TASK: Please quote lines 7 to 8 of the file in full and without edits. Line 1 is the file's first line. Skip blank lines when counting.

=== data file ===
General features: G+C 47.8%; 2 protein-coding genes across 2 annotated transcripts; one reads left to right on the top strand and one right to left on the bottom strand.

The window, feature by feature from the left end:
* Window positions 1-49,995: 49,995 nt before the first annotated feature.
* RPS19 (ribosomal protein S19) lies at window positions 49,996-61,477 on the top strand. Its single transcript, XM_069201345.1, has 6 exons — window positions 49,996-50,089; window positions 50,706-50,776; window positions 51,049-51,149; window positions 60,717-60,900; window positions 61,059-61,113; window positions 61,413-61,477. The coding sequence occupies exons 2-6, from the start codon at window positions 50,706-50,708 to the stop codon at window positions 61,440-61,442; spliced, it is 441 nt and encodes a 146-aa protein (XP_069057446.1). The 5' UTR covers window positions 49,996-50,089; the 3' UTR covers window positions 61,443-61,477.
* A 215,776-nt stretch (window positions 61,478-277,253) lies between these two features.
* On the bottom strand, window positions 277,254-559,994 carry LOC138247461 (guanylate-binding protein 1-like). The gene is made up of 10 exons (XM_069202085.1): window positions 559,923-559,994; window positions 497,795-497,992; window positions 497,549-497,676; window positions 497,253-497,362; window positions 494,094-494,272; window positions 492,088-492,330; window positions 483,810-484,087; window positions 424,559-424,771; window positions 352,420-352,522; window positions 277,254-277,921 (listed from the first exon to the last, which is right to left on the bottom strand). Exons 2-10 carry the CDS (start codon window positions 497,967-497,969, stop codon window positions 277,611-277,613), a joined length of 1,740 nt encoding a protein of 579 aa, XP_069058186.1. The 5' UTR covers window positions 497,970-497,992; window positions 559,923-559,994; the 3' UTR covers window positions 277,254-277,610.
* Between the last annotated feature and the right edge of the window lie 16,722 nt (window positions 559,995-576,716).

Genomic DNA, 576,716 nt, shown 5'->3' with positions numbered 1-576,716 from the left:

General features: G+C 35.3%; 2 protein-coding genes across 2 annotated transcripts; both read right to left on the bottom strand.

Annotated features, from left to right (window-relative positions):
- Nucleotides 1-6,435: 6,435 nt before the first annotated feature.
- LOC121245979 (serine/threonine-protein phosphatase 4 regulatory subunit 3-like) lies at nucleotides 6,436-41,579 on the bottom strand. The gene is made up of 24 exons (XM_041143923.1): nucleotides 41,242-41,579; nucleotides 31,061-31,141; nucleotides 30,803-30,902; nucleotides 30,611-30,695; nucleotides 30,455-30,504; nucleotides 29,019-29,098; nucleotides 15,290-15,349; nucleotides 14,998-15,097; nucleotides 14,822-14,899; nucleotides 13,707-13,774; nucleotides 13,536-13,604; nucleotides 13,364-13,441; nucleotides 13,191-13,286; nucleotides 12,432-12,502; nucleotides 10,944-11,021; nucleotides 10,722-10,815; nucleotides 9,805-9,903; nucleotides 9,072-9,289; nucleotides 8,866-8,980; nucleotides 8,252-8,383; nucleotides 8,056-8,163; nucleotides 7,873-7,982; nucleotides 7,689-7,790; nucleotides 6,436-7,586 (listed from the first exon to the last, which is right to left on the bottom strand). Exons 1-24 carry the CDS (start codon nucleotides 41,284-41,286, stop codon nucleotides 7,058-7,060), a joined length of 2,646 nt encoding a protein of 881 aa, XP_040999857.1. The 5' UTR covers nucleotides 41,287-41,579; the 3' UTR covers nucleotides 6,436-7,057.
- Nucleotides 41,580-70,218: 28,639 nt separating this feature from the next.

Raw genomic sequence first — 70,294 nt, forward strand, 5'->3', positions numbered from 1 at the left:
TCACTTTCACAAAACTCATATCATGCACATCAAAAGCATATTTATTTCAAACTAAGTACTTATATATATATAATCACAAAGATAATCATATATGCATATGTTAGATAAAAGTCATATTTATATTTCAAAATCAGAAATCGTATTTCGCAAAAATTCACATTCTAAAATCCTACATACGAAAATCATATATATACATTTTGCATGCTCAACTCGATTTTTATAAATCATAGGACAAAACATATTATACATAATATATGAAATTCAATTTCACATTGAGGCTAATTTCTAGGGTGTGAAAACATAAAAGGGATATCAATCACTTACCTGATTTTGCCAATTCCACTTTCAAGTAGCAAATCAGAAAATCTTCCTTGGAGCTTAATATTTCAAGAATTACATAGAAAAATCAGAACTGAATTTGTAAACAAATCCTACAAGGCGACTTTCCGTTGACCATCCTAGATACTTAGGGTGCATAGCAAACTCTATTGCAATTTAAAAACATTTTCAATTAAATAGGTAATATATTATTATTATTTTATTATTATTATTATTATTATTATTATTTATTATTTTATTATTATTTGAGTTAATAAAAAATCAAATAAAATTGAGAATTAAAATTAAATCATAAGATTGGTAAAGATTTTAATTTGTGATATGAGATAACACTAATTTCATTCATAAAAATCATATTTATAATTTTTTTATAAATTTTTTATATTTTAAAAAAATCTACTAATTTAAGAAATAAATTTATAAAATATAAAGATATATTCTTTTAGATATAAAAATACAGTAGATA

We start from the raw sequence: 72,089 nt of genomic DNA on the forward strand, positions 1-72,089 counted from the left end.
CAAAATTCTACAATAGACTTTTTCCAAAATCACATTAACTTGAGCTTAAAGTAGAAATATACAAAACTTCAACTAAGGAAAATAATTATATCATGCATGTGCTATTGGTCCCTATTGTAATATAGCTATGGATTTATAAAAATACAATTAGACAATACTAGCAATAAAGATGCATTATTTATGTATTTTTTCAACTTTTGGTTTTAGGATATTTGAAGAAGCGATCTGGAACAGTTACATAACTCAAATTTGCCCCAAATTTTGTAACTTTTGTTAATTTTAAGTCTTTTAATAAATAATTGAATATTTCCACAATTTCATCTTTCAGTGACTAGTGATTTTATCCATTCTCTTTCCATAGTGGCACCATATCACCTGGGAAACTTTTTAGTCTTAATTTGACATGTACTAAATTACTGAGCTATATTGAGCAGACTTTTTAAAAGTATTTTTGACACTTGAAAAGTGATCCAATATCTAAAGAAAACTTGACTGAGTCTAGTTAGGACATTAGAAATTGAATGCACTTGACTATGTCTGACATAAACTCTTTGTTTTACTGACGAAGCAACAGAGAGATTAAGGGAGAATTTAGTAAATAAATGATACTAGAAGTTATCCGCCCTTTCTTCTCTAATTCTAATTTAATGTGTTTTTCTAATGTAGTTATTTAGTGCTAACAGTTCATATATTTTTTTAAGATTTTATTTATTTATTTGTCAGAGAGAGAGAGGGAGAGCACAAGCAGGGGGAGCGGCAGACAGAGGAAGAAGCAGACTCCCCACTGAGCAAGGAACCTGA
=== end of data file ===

* Between the last annotated feature and the right edge of the window lie 16,722 nt (window positions 559,995-576,716).

Genomic DNA, 576,716 nt, shown 5'->3' with positions numbered 1-576,716 from the left: